However, despite the increasing participation of female candidates there are still insurmountable barriers. The political quota, for example, allocates just 15 seats for women, one per governorate, limiting the possibilities of female candidates to win a seat. 

Women's rights groups have been calling for a quota of at least 23 seats, one per constituency, even though this will still not reach the 30 percent threshold approved by the government. 

"Women in Amman and other big cities need to be better represented. It is not fair that 70 percent of Jordanian women, who live in Amman, Irbid and Zarqa, are represented by just three seats," says al-Rantawi. 

One of the most important phenomena of these elections is the high number of female candidates

The elections are also witnessing the increased involvement of political parties. Despite the threats of a boycott, 40 out of 50 registered parties are joining the campaign, most of them in coalitions, including the Muslim Brotherhood's Islamic Action Front (IAF), which is running under the brand 'Islah' (Reform), in coalition with other small parties and independent candidates. 

"Unfortunately, the main incentive for the parties to participate in the elections is the financial contribution from the government," explains al-Rantawi. 

According to electoral law, a party which runs in at least three constituencies is eligible to receive government financial support. This encourages many parties to run in constituencies where they do not have any chance of winning a seat. 

The pervasive influence of the electoral law 

Most Jordanians predict that the result of the elections will be very similar to previous ones, due to the design of an electoral system that impedes the formation of parliamentary majorities.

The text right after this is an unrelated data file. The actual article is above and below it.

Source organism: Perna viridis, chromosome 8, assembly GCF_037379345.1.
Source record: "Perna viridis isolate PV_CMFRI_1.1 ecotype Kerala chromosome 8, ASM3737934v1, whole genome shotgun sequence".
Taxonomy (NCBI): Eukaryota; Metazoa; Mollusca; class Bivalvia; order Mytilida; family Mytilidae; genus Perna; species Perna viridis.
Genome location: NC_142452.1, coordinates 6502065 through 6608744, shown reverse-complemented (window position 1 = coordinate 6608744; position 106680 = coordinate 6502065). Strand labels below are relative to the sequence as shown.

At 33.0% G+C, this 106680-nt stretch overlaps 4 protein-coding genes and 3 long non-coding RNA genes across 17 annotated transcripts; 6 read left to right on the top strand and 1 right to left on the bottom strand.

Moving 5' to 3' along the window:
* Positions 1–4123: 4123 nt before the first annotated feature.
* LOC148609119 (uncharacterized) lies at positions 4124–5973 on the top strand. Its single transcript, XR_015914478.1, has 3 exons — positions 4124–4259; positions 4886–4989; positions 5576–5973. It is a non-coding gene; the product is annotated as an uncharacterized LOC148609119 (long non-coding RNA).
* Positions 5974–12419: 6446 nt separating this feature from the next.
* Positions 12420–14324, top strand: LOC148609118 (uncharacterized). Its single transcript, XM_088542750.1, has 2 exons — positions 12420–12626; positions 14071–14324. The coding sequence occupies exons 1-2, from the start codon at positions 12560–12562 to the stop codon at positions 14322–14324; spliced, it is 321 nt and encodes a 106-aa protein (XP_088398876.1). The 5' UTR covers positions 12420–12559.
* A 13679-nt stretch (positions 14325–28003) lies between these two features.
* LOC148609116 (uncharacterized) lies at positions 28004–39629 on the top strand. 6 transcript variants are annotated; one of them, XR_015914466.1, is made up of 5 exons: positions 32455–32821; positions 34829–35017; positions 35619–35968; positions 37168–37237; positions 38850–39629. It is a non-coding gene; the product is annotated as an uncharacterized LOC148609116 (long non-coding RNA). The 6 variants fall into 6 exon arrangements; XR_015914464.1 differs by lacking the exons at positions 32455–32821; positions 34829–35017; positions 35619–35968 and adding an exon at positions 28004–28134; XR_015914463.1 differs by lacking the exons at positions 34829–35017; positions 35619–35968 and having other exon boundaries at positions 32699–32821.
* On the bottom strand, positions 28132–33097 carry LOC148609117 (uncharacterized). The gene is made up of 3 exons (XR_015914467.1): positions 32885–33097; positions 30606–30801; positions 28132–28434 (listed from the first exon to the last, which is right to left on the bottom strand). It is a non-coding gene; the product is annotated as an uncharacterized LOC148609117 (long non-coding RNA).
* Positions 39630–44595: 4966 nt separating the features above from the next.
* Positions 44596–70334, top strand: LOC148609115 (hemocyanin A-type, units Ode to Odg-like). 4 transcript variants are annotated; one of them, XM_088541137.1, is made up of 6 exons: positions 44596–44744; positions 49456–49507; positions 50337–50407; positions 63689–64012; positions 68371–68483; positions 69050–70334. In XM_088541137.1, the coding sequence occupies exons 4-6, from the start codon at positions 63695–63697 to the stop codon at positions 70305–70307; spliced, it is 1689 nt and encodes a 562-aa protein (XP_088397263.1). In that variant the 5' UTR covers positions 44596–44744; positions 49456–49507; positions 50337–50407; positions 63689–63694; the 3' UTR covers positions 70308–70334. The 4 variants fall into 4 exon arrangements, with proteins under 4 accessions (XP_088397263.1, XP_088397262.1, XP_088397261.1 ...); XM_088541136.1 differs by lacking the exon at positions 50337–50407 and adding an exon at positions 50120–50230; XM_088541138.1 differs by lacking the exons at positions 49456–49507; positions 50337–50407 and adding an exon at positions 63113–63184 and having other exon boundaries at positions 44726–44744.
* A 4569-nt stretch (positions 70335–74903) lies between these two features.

"As long as the electoral law is the same, the result will be the same. Hence, the electoral law is benefiting the capitalists and the tribal system," says Abu Elbeh. This prevents virtually any competition in the parliament, with just 20 or 25 out 130 seats being disputed among candidates. 

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"The whole electoral process is based on the law of 'one man, one vote' of 1993, and the distribution of the seats is designed very well to guarantee that the opposition will not reach a position in the parliament, not as a majority or even as the biggest minority," says al-Rantawi. 

The system does not encourage citizens to cast their ballots. In 2016, voter turnout was 37 percent and this year's prospects are even worse. There is, however, a geographical divide, with very high participation in some tribal areas and very low turnout in urban areas. 

According to the latest CSS poll, 50 percent of the respondents said that they will not vote in the elections while only 28 percent confirmed their intention to vote. Among the reasons for abstentions are the lack of confidence in the integrity of the elections (40 percent), the lack of confidence in the parliament (23 percent) and the lack of a qualified candidate (15 percent).